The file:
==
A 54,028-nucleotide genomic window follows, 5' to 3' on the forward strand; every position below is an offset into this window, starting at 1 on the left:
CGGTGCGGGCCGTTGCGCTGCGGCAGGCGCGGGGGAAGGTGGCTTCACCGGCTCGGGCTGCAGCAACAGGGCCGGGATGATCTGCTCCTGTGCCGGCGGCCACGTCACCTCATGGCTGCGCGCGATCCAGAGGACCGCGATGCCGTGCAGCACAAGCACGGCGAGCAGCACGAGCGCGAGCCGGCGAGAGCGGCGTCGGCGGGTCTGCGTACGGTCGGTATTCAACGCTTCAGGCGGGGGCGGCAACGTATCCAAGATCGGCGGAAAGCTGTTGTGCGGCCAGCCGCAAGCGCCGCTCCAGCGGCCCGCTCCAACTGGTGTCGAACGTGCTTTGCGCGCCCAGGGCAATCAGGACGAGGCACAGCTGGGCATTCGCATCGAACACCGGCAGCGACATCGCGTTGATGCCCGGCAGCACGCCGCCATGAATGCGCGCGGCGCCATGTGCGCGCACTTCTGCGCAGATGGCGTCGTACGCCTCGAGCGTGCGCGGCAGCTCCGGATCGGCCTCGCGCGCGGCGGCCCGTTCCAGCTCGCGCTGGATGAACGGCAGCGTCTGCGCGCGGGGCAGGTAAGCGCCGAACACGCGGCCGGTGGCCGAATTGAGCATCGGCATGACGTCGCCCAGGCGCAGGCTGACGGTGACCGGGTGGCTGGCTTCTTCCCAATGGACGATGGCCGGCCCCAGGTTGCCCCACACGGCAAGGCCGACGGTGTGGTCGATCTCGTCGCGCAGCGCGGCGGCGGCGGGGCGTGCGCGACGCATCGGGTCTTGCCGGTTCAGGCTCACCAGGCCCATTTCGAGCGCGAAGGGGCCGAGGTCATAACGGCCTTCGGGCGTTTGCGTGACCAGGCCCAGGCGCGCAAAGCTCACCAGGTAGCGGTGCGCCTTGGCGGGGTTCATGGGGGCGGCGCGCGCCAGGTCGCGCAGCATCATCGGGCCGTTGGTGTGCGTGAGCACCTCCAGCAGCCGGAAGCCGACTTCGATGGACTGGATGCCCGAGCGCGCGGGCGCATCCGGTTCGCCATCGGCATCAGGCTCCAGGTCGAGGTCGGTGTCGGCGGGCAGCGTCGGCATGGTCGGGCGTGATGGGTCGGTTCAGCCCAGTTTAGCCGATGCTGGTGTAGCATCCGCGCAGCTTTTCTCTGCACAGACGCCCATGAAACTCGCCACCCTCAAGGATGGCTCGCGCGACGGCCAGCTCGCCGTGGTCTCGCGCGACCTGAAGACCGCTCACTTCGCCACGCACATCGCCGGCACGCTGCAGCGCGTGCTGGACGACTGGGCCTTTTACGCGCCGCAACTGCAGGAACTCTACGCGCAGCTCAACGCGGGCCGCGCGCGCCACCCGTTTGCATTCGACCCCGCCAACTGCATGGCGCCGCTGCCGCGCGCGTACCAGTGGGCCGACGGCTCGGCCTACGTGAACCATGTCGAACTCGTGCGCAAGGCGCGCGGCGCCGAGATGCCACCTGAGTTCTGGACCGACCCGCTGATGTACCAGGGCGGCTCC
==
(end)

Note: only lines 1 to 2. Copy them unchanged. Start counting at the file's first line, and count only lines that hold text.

A 54,028-nucleotide genomic window follows, 5' to 3' on the forward strand; every position below is an offset into this window, starting at 1 on the left:
CGGTGCGGGCCGTTGCGCTGCGGCAGGCGCGGGGGAAGGTGGCTTCACCGGCTCGGGCTGCAGCAACAGGGCCGGGATGATCTGCTCCTGTGCCGGCGGCCACGTCACCTCATGGCTGCGCGCGATCCAGAGGACCGCGATGCCGTGCAGCACAAGCACGGCGAGCAGCACGAGCGCGAGCCGGCGAGAGCGGCGTCGGCGGGTCTGCGTACGGTCGGTATTCAACGCTTCAGGCGGGGGCGGCAACGTATCCAAGATCGGCGGAAAGCTGTTGTGCGGCCAGCCGCAAGCGCCGCTCCAGCGGCCCGCTCCAACTGGTGTCGAACGTGCTTTGCGCGCCCAGGGCAATCAGGACGAGGCACAGCTGGGCATTCGCATCGAACACCGGCAGCGACATCGCGTTGATGCCCGGCAGCACGCCGCCATGAATGCGCGCGGCGCCATGTGCGCGCACTTCTGCGCAGATGGCGTCGTACGCCTCGAGCGTGCGCGGCAGCTCCGGATCGGCCTCGCGCGCGGCGGCCCGTTCCAGCTCGCGCTGGATGAACGGCAGCGTCTGCGCGCGGGGCAGGTAAGCGCCGAACACGCGGCCGGTGGCCGAATTGAGCATCGGCATGACGTCGCCCAGGCGCAGGCTGACGGTGACCGGGTGGCTGGCTTCTTCCCAATGGACGATGGCCGGCCCCAGGTTGCCCCACACGGCAAGGCCGACGGTGTGGTCGATCTCGTCGCGCAGCGCGGCGGCGGCGGGGCGTGCGCGACGCATCGGGTCTTGCCGGTTCAGGCTCACCAGGCCCATTTCGAGCGCGAAGGGGCCGAGGTCATAACGGCCTTCGGGCGTTTGCGTGACCAGGCCCAGGCGCGCAAAGCTCACCAGGTAGCGGTGCGCCTTGGCGGGGTTCATGGGGGCGGCGCGCGCCAGGTCGCGCAGCATCATCGGGCCGTTGGTGTGCGTGAGCACCTCCAGCAGCCGGAAGCCGACTTCGATGGACTGGATGCCCGAGCGCGCGGGCGCATCCGGTTCGCCATCGGCATCAGGCTCCAGGTCGAGGTCGGTGTCGGCGGGCAGCGTCGGCATGGTCGGGCGTGATGGGTCGGTTCAGCCCAGTTTAGCCGATGCTGGTGTAGCATCCGCGCAGCTTTTCTCTGCACAGACGCCCATGAAACTCGCCACCCTCAAGGATGGCTCGCGCGACGGCCAGCTCGCCGTGGTCTCGCGCGACCTGAAGACCGCTCACTTCGCCACGCACATCGCCGGCACGCTGCAGCGCGTGCTGGACGACTGGGCCTTTTACGCGCCGCAACTGCAGGAACTCTACGCGCAGCTCAACGCGGGCCGCGCGCGCCACCCGTTTGCATTCGACCCCGCCAACTGCATGGCGCCGCTGCCGCGCGCGTACCAGTGGGCCGACGGCTCGGCCTACGTGAACCATGTCGAACTCGTGCGCAAGGCGCGCGGCGCCGAGATGCCACCTGAGTTCTGGACCGACCCGCTGATGTACCAGGGCGGCTCC